---Havre Lucerne project: construction has begun on Lucerne
Responding to Aylmer’s rapid population growth and the demand for densification, local construction company Brigil is building a 200-unit residential project at 62-64 boulevard de Lucerne.
--Combining luxury and essentials
A stone’s throw from the Champlain Bridge, overlooking the Ottawa River, and near a variety of services and transportation arteries, Brigil Corporate affairs consultant Maxime Tremblay says the project is ideal for people looking for a relaxing living environment with indoor and outdoor leisure spaces. “It’s close to everything,” Tremblay said.
Titled Havre Lucerne, the project highlights the benefits of luxurious amenities, proximity and intimacy, Tremblay said. Having recently begun the initial stages of construction, Brigil hopes to have tenants move into their new apartments by the summer of 2022, Tremblay said. “We should start working on the building itself in the coming weeks,” Tremblay said.
Providing 193 luxurious living spaces with modern architectural design – mostly one and two bedrooms – the project plans for the construction of two eight-floor buildings with 110 and 83 units, respectively. The buildings should also provide a number of common work areas, and workout rooms. There should also be 172 underground parking spaces for tenants, 50 aboveground spaces, as well as bike racks and electric car charging docks.
A traffic study conducted by the city recommended that the project should include a left turning lane from the west, Tremblay said, noting that Brigil is also evaluating the possibility of implementing a traffic light adjacent to its parking lot entrance. Strategically located close to the bridge and various transportation arteries, Tremblay believes any perceived negative impacts on traffic should be mitigated. “The impact on traffic is always less, when you’re close [to the bridge] than when you’re far,” Tremblay said, noting that the project is also less than 300 metres from a bus stop on chemin d’Aylmer. “The further away you live, the less you use public transportation.”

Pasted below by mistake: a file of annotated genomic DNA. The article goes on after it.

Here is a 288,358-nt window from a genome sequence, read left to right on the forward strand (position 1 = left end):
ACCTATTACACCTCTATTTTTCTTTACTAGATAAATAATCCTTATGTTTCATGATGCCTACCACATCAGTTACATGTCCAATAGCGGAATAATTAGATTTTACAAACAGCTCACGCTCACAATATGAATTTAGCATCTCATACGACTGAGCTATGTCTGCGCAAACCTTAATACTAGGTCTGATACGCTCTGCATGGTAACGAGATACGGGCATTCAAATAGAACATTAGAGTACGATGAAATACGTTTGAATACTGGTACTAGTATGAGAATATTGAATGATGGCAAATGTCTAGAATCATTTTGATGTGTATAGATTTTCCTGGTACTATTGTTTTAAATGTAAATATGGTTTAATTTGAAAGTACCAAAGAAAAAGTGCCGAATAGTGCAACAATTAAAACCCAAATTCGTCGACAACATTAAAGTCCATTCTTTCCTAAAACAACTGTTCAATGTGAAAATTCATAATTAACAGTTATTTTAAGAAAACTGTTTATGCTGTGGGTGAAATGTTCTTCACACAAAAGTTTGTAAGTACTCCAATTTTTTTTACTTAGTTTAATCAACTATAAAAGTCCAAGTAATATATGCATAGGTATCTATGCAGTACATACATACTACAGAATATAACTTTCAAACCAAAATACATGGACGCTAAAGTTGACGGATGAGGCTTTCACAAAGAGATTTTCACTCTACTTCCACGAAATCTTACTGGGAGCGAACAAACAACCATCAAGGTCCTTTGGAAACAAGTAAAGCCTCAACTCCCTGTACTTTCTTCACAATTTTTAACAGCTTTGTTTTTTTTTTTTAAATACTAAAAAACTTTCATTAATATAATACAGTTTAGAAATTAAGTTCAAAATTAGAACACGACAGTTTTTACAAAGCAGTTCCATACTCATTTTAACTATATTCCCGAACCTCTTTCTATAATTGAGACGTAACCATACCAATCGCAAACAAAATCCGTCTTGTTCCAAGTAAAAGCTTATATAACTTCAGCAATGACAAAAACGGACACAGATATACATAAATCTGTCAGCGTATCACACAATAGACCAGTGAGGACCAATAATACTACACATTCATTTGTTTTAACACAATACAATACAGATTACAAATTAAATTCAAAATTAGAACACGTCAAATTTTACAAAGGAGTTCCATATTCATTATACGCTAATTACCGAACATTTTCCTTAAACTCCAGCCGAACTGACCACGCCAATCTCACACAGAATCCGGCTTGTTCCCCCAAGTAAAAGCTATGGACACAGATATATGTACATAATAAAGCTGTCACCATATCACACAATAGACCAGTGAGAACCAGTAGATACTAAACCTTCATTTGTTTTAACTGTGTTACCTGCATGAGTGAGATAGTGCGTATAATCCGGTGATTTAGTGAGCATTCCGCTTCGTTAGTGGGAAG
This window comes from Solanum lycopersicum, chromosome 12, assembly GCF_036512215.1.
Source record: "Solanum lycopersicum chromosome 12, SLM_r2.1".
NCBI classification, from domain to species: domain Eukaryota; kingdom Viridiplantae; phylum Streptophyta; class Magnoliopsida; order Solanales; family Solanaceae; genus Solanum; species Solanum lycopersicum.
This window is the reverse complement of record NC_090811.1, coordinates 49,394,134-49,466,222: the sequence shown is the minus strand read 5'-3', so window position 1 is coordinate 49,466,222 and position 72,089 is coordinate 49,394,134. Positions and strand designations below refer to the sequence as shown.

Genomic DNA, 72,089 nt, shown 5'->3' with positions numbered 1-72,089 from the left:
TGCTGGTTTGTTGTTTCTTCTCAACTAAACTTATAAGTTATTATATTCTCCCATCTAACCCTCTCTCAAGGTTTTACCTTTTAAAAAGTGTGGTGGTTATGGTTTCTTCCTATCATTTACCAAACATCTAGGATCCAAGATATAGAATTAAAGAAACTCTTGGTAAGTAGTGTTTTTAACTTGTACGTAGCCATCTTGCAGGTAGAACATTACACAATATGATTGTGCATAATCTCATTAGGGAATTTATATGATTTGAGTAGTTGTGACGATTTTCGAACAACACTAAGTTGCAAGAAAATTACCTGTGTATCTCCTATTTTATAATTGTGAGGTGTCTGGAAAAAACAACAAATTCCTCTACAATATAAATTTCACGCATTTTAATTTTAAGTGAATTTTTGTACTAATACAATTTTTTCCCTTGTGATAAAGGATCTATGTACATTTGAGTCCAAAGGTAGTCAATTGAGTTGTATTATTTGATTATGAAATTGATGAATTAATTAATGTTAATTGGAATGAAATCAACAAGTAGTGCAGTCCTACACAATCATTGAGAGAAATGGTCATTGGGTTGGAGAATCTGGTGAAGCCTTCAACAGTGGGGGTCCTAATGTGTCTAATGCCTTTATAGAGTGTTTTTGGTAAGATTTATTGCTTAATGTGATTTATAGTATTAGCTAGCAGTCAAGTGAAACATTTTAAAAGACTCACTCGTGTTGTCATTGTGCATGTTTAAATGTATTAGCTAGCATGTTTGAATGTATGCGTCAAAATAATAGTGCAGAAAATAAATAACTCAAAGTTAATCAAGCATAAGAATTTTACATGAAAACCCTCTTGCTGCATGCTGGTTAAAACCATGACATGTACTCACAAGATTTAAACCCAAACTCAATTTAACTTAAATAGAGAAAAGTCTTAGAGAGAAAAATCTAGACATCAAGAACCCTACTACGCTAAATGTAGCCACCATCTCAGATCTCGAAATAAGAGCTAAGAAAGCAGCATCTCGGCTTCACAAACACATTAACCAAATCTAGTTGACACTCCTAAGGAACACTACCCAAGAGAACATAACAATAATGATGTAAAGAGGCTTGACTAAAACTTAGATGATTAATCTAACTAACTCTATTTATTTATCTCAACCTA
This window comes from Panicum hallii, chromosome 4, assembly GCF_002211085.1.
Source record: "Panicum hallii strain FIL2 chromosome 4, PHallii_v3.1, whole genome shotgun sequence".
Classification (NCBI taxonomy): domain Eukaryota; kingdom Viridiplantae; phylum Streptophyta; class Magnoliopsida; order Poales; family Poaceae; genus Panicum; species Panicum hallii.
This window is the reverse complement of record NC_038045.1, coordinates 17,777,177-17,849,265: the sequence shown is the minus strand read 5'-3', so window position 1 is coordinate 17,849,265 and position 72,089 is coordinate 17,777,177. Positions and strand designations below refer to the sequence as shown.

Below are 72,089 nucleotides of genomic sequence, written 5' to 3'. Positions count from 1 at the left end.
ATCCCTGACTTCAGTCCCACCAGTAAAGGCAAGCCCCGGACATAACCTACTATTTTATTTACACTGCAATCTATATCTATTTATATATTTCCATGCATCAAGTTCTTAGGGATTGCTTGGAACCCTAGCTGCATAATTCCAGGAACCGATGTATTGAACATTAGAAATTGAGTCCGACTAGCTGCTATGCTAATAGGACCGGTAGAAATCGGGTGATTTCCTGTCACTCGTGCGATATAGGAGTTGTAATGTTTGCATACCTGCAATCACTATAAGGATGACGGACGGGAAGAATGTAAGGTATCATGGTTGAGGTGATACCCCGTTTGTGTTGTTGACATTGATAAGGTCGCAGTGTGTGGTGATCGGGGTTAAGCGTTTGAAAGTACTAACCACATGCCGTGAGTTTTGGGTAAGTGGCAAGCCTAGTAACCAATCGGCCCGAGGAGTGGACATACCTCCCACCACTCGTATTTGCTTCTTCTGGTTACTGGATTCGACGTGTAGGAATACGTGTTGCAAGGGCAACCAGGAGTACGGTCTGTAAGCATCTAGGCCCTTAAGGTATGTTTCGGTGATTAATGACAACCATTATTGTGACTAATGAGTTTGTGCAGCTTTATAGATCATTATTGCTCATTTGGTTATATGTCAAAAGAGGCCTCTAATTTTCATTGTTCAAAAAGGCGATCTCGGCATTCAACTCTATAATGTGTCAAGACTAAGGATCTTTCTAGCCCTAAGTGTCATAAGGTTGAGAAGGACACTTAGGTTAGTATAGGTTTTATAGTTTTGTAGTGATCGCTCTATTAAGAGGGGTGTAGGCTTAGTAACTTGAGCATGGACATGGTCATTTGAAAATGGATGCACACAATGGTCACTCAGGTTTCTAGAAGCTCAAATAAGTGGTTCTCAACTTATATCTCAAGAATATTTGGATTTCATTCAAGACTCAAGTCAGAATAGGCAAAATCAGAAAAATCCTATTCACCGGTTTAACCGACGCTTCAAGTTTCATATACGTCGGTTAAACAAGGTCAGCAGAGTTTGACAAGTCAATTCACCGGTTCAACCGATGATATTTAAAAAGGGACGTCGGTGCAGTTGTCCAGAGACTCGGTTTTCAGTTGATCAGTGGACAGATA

Expecting a population boom in the coming years, with more than half of new residents to Gatineau coming to Aylmer, Tremblay said the project is directly addressing that issue. “Those people need a place to live,” Tremblay said. “If there isn’t this project, there’s still the same number of people who are going to live somewhere.” Municipal council officially approved the project last August.
Noting that Aylmer district councillor Audrey Bureau voted against the project because of ramifications on the environment, notably the cutting of trees and removal of wetlands, Brigil’s Director of Marketing and communications Catherine Patry responded in a letter stating that the company would plant 103 new trees compared to the 40 required by the municipally.
Mostly cedar trees, they will be planted in the courtyard behind the two towers, according to Tremblay. Of the 60 to 70 trees to be cut, around 20 were alive, but in mediocre condition, Patry said, noting that the rest were small or dead.
Also, the wetland removed was of low ecological value and wasn’t naturally created, with no links to a stream or body of water, Patry told the Bulletin, adding that Brigil would preserve a medium-level wetland to compensate.
Initially granted the provincial government’s authorization to undertake the project back in 2019, Patry said Brigil followed all regulations and fulfilled every requirement to get the project legally approved and that environmental impacts shouldn’t be a concern. “We believe the debate is misguided in penalizing a developer who invests several hundred thousand dollars in a compliant project,” Patry said in the letter.